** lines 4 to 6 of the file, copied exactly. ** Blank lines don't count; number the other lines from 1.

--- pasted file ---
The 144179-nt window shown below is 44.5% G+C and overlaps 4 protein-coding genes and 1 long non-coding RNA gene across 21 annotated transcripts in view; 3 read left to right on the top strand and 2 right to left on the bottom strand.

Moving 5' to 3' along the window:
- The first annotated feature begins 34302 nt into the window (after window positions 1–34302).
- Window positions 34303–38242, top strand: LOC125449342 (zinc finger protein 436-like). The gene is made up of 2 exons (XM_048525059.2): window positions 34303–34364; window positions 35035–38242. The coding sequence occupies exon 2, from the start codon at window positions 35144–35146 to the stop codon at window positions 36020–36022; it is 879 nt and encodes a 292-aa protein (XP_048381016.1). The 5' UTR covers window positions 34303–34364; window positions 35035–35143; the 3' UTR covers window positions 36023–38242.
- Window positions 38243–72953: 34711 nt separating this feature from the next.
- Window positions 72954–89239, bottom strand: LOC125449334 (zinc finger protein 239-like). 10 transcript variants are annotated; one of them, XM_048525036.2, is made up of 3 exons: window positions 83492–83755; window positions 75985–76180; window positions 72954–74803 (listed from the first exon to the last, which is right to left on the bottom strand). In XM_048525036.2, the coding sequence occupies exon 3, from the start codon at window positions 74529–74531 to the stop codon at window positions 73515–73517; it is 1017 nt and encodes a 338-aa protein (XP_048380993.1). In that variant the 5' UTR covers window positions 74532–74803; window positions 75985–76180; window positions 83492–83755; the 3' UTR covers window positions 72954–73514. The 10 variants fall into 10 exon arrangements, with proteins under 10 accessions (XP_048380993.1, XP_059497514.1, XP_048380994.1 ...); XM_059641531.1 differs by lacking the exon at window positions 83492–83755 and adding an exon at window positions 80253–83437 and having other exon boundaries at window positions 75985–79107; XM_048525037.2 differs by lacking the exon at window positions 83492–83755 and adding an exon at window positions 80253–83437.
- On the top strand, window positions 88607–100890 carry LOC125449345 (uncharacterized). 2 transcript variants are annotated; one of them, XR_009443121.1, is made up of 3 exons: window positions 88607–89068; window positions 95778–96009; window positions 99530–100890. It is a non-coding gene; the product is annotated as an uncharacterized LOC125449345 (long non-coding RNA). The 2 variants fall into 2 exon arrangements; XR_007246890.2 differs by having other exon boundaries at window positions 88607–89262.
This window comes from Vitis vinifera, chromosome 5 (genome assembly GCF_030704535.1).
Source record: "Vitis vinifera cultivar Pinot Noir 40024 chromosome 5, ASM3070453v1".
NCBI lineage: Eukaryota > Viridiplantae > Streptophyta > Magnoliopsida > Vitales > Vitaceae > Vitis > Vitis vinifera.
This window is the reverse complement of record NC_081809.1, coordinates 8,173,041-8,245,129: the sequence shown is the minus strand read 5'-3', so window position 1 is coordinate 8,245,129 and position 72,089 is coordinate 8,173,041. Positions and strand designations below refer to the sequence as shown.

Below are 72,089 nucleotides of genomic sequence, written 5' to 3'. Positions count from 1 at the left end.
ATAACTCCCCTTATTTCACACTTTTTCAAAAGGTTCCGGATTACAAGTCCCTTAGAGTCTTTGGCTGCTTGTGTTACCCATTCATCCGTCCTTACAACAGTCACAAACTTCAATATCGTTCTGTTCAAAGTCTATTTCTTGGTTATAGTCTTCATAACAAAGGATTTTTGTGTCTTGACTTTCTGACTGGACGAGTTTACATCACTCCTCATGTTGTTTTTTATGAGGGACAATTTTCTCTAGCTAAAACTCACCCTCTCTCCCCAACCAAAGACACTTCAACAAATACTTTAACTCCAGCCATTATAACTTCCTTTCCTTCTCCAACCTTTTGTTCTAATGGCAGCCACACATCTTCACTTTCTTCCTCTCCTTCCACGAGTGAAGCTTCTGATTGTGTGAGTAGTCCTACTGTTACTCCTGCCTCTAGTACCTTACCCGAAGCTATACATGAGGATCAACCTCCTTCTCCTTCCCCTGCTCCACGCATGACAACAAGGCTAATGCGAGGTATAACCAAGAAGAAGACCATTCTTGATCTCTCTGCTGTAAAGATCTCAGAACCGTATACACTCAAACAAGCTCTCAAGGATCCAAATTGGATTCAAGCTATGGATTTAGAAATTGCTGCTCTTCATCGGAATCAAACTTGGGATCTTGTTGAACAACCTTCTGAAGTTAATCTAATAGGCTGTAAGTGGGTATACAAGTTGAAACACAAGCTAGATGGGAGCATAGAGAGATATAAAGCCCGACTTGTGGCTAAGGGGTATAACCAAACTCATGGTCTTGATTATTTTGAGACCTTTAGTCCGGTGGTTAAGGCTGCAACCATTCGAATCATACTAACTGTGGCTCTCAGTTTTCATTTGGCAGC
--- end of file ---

- Window positions 34303–38242, top strand: LOC125449342 (zinc finger protein 436-like). The gene is made up of 2 exons (XM_048525059.2): window positions 34303–34364; window positions 35035–38242. The coding sequence occupies exon 2, from the start codon at window positions 35144–35146 to the stop codon at window positions 36020–36022; it is 879 nt and encodes a 292-aa protein (XP_048381016.1). The 5' UTR covers window positions 34303–34364; window positions 35035–35143; the 3' UTR covers window positions 36023–38242.
- Window positions 38243–72953: 34711 nt separating this feature from the next.
- Window positions 72954–89239, bottom strand: LOC125449334 (zinc finger protein 239-like). 10 transcript variants are annotated; one of them, XM_048525036.2, is made up of 3 exons: window positions 83492–83755; window positions 75985–76180; window positions 72954–74803 (listed from the first exon to the last, which is right to left on the bottom strand). In XM_048525036.2, the coding sequence occupies exon 3, from the start codon at window positions 74529–74531 to the stop codon at window positions 73515–73517; it is 1017 nt and encodes a 338-aa protein (XP_048380993.1). In that variant the 5' UTR covers window positions 74532–74803; window positions 75985–76180; window positions 83492–83755; the 3' UTR covers window positions 72954–73514. The 10 variants fall into 10 exon arrangements, with proteins under 10 accessions (XP_048380993.1, XP_059497514.1, XP_048380994.1 ...); XM_059641531.1 differs by lacking the exon at window positions 83492–83755 and adding an exon at window positions 80253–83437 and having other exon boundaries at window positions 75985–79107; XM_048525037.2 differs by lacking the exon at window positions 83492–83755 and adding an exon at window positions 80253–83437.